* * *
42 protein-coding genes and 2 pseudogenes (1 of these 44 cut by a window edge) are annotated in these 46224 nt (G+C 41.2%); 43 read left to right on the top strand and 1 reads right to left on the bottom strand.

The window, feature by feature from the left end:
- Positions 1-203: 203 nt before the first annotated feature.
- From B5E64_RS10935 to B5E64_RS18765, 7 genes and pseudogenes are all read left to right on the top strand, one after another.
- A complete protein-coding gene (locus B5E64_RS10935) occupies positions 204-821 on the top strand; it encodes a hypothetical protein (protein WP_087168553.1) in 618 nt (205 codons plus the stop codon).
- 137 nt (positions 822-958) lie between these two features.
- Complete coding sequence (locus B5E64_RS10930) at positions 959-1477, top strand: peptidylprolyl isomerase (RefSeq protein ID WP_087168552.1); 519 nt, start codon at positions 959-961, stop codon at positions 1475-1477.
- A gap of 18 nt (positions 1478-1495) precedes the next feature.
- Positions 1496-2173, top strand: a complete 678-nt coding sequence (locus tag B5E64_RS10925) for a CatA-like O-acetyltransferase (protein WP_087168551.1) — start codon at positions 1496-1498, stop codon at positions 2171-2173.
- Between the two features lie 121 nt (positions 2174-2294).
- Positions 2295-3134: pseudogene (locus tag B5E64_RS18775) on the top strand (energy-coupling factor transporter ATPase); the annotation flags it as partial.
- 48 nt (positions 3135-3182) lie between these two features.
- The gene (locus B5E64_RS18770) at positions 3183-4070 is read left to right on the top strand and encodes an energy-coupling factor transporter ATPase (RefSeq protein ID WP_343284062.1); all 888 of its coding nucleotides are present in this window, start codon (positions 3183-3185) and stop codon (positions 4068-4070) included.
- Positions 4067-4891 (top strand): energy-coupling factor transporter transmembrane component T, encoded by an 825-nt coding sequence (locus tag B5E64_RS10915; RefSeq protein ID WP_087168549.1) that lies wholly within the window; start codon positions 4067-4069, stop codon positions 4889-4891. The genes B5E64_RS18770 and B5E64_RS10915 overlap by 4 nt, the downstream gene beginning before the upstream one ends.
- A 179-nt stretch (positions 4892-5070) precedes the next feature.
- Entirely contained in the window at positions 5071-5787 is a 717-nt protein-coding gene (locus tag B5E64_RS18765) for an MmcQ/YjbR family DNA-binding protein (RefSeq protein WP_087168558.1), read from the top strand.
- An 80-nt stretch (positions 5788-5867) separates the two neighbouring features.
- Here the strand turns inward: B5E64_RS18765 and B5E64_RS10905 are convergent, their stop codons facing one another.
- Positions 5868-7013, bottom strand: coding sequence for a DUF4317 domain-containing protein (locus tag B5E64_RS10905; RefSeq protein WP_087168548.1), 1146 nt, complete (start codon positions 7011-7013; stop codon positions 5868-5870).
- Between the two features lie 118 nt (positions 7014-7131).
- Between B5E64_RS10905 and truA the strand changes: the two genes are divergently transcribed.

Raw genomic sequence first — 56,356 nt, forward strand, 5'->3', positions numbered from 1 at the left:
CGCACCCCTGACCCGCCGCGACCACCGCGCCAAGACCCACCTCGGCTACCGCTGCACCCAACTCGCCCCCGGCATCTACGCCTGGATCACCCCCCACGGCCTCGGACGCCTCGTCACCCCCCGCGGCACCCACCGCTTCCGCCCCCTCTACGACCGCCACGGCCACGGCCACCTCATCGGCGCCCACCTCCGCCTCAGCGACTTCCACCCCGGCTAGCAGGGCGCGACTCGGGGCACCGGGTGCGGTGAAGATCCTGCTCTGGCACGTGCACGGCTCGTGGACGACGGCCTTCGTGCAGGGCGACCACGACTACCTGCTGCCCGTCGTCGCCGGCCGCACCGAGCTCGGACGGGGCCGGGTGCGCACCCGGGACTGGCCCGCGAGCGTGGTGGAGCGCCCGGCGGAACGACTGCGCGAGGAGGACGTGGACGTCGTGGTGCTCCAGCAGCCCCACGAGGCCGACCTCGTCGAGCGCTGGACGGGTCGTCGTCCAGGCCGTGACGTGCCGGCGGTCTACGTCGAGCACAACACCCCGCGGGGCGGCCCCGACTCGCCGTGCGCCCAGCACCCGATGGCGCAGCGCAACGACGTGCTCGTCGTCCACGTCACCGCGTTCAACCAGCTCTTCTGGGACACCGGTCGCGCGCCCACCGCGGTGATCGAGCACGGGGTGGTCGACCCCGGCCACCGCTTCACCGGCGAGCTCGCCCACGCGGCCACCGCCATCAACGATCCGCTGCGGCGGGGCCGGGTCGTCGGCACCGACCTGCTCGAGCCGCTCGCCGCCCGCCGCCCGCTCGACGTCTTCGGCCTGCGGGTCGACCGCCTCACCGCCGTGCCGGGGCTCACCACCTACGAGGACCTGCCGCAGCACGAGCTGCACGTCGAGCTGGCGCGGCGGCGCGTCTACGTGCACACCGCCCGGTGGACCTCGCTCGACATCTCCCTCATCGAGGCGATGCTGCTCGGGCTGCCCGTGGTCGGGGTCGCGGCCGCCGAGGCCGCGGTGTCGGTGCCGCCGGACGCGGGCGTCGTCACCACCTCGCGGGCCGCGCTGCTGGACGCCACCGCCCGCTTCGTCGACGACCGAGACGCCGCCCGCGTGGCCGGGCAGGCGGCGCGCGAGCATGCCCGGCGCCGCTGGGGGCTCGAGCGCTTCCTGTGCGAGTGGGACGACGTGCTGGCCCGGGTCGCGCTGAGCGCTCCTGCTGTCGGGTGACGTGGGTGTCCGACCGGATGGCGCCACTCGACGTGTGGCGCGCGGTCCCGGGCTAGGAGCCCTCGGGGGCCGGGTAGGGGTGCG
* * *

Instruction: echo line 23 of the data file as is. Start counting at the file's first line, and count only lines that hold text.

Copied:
CGCACCCCTGACCCGCCGCGACCACCGCGCCAAGACCCACCTCGGCTACCGCTGCACCCAACTCGCCCCCGGCATCTACGCCTGGATCACCCCCCACGGCCTCGGACGCCTCGTCACCCCCCGCGGCACCCACCGCTTCCGCCCCCTCTACGACCGCCACGGCCACGGCCACCTCATCGGCGCCCACCTCCGCCTCAGCGACTTCCACCCCGGCTAGCAGGGCGCGACTCGGGGCACCGGGTGCGGTGAAGATCCTGCTCTGGCACGTGCACGGCTCGTGGACGACGGCCTTCGTGCAGGGCGACCACGACTACCTGCTGCCCGTCGTCGCCGGCCGCACCGAGCTCGGACGGGGCCGGGTGCGCACCCGGGACTGGCCCGCGAGCGTGGTGGAGCGCCCGGCGGAACGACTGCGCGAGGAGGACGTGGACGTCGTGGTGCTCCAGCAGCCCCACGAGGCCGACCTCGTCGAGCGCTGGACGGGTCGTCGTCCAGGCCGTGACGTGCCGGCGGTCTACGTCGAGCACAACACCCCGCGGGGCGGCCCCGACTCGCCGTGCGCCCAGCACCCGATGGCGCAGCGCAACGACGTGCTCGTCGTCCACGTCACCGCGTTCAACCAGCTCTTCTGGGACACCGGTCGCGCGCCCACCGCGGTGATCGAGCACGGGGTGGTCGACCCCGGCCACCGCTTCACCGGCGAGCTCGCCCACGCGGCCACCGCCATCAACGATCCGCTGCGGCGGGGCCGGGTCGTCGGCACCGACCTGCTCGAGCCGCTCGCCGCCCGCCGCCCGCTCGACGTCTTCGGCCTGCGGGTCGACCGCCTCACCGCCGTGCCGGGGCTCACCACCTACGAGGACCTGCCGCAGCACGAGCTGCACGTCGAGCTGGCGCGGCGGCGCGTCTACGTGCACACCGCCCGGTGGACCTCGCTCGACATCTCCCTCATCGAGGCGATGCTGCTCGGGCTGCCCGTGGTCGGGGTCGCGGCCGCCGAGGCCGCGGTGTCGGTGCCGCCGGACGCGGGCGTCGTCACCACCTCGCGGGCCGCGCTGCTGGACGCCACCGCCCGCTTCGTCGACGACCGAGACGCCGCCCGCGTGGCCGGGCAGGCGGCGCGCGAGCATGCCCGGCGCCGCTGGGGGCTCGAGCGCTTCCTGTGCGAGTGGGACGACGTGCTGGCCCGGGTCGCGCTGAGCGCTCCTGCTGTCGGGTGACGTGGGTGTCCGACCGGATGGCGCCACTCGACGTGTGGCGCGCGGTCCCGGGCTAGGAGCCCTCGGGGGCCGGGTAGGGGTGCG